Britain’s failed attempt to put satellites into orbit was a “disaster” and MPs are being called on to redirect funding to hospitals, with the country now considered “toxic” for future launches.
Senior executives at Welsh company Space Forge, which lost a satellite when Virgin Orbit’s Start Me Up mission failed to reach orbit, said a “seismic shift” was needed for the UK to appeal to space missions.
Long delays from the Civil Aviation Authority (CAA), as well as a failed launch, had left Space Forge six months behind its competition in the race to be the first company to return a satellite to Earth when six months had passed . previously, the science and technology committee heard.
Patrick McCall, non-executive director at Space Forge, said: “CAA is taking a different approach to risk, and a bit to process and timing as well. But I think that unless there is, without wanting to be too dramatic, a seismic shift in that approach, the UK will not be competitive from a launch point of view.
“I think the conclusion I’ve come to is that right now it’s not a good use of money because our regulatory framework is not competitive.”
He added that the UK should consider spending the money it has invested in launch capabilities in other areas, such as hospitals.
Joshua Western, the firm’s chief executive, described the portal for applications and email correspondence as taking up to six weeks, suggesting there was a lack of engagement with UK authorities.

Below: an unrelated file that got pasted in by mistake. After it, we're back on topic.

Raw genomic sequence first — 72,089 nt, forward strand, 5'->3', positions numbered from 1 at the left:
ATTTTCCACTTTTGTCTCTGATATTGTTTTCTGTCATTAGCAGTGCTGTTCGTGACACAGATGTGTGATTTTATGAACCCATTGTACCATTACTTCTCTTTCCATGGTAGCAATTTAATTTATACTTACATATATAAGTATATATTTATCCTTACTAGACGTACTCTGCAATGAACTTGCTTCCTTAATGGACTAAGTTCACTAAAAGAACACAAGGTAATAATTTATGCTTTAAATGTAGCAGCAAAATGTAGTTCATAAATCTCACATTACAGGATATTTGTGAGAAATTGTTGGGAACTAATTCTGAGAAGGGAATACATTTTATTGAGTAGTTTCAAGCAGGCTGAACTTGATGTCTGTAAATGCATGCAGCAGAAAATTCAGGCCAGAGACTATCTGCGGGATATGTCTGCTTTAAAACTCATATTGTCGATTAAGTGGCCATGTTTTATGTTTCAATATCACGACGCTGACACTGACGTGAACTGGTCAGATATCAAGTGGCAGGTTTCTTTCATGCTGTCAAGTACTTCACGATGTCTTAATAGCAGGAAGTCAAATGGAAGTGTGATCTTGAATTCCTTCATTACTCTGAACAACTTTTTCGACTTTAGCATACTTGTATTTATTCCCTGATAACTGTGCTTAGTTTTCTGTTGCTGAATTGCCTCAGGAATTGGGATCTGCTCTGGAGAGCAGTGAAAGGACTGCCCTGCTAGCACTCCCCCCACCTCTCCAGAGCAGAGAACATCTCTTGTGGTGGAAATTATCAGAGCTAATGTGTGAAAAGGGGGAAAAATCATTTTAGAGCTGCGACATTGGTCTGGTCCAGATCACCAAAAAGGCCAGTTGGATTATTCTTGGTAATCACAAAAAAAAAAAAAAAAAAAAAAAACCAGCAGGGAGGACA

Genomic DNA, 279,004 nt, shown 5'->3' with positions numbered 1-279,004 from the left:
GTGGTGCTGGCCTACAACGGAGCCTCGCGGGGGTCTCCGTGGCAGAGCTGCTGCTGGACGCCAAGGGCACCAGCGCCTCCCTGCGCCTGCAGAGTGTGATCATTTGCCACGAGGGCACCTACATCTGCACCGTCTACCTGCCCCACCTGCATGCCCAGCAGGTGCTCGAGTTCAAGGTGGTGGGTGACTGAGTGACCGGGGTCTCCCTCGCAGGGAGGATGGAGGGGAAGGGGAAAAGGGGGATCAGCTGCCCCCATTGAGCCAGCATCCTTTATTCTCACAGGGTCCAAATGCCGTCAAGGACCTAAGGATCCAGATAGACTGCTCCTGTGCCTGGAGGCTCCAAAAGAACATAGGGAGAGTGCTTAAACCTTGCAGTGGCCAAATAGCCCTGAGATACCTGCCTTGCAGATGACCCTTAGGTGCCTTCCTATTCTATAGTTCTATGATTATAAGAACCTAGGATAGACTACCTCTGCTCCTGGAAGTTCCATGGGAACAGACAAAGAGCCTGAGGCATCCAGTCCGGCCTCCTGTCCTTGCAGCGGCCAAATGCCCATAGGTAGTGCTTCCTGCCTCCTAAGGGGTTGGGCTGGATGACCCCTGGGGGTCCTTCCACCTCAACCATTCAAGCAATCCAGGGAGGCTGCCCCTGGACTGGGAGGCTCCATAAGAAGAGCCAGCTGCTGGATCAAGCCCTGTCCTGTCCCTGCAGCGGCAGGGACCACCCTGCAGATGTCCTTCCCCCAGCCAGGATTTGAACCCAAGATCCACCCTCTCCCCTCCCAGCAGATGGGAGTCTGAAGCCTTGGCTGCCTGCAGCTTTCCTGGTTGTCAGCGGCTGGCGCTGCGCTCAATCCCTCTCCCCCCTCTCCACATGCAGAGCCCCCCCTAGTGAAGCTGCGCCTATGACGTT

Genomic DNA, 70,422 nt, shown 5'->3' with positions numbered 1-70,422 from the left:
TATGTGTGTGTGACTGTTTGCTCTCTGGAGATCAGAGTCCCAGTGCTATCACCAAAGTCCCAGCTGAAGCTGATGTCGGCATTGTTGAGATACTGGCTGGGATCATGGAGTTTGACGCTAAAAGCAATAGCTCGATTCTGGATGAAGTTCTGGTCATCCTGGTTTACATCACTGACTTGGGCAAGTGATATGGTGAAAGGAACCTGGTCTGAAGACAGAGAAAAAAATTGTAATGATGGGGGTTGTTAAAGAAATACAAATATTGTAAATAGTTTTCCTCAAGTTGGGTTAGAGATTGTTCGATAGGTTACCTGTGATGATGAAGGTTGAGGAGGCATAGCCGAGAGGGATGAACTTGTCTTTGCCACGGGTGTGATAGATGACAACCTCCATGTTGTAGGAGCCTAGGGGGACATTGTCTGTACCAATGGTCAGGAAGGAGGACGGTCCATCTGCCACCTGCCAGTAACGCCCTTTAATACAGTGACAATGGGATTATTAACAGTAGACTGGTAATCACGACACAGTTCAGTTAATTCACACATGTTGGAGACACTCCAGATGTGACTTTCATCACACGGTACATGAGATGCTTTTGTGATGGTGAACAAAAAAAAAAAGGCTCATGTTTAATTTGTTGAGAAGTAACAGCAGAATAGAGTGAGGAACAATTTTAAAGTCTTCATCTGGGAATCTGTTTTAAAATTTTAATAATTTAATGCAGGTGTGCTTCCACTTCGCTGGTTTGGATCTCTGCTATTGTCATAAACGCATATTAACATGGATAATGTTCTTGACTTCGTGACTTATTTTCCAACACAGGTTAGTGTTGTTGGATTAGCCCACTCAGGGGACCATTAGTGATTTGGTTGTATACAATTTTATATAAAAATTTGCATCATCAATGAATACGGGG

He compared it to Portugal, where he said someone from the government or from the regulator was in touch more or less on a weekly basis.
“Frankly, it costs us more to license our satellite for launch than it does to launch it,” Western told the committee.
A dislodged fuel filter was the cause of the failure of the first attempt to launch satellites into orbit from Cornwall, Virgin Orbit said.
The thrust of the LauncherOne rocket had a premature shutdown, causing the rocket components and payload to fall into the Atlantic.
Greg Clarke, the commission’s chairman, said it was a “disaster” that an attempt to show what the UK was capable of had become “toxic for a private launch”.
“We’ve had the first launch attempt, but the result is that you as a space investor are saying there’s no way investors are going to support another launch from the UK under the current regulatory conditions.”
Dan Hart, the chief executive of Virgin Orbit, told MPs he had expected the CAA to operate more similarly to the Federal Aviation Authority in the US, but found the UK regulator more conservative.
The company has since ended its contract with Spaceport Cornwall at Newquay Airport, but said it still hoped to launch from the site in the future.
Sir Stephen Hillier, chairman of the CAA, said: “Our primary task is to ensure that space activity in the UK is carried out safely. CAA was licensed before technical readiness.”